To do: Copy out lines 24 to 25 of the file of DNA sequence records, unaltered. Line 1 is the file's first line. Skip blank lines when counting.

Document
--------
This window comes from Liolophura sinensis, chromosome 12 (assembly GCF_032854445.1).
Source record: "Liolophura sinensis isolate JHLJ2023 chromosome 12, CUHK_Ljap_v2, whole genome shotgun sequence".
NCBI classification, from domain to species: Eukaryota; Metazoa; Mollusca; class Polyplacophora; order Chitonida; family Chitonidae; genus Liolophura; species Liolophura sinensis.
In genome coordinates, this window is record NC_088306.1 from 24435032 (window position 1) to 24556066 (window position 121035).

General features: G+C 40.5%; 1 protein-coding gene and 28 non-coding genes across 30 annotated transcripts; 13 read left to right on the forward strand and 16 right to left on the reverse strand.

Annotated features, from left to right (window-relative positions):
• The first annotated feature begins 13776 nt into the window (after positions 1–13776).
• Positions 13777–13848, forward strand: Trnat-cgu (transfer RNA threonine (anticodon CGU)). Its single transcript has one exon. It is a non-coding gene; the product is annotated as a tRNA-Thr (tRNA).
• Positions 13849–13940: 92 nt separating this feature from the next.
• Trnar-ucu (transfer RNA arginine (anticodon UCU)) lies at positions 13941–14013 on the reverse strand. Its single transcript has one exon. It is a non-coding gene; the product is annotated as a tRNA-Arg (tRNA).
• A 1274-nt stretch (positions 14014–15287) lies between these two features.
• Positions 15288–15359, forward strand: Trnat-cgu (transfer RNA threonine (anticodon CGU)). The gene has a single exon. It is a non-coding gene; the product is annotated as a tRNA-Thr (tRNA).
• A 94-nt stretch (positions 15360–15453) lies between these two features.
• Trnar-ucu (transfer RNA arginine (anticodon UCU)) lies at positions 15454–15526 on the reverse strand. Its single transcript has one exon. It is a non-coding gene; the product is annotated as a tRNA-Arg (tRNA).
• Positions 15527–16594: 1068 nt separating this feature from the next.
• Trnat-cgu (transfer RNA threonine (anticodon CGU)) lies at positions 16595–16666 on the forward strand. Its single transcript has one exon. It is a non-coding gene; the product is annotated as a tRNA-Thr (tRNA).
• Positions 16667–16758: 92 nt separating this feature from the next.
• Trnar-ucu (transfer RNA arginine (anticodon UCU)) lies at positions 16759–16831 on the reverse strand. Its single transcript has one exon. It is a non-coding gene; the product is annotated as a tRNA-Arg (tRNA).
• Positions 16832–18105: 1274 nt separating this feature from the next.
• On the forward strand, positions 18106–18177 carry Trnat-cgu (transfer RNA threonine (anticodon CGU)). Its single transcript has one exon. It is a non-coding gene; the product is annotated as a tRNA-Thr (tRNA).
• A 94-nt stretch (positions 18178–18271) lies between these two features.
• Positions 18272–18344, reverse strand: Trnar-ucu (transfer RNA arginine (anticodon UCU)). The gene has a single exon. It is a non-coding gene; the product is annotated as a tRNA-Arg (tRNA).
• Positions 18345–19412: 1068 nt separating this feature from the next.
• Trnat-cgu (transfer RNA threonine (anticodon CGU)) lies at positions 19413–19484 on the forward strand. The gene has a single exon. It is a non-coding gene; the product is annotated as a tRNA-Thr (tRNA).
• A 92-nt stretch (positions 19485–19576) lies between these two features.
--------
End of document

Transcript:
• Trnat-cgu (transfer RNA threonine (anticodon CGU)) lies at positions 19413–19484 on the forward strand. The gene has a single exon. It is a non-coding gene; the product is annotated as a tRNA-Thr (tRNA).
• A 92-nt stretch (positions 19485–19576) lies between these two features.